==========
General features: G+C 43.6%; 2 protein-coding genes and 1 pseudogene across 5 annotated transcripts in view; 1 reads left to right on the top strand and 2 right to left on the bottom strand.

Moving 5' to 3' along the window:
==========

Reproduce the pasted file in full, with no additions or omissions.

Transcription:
General features: G+C 43.6%; 2 protein-coding genes and 1 pseudogene across 5 annotated transcripts in view; 1 reads left to right on the top strand and 2 right to left on the bottom strand.

Moving 5' to 3' along the window: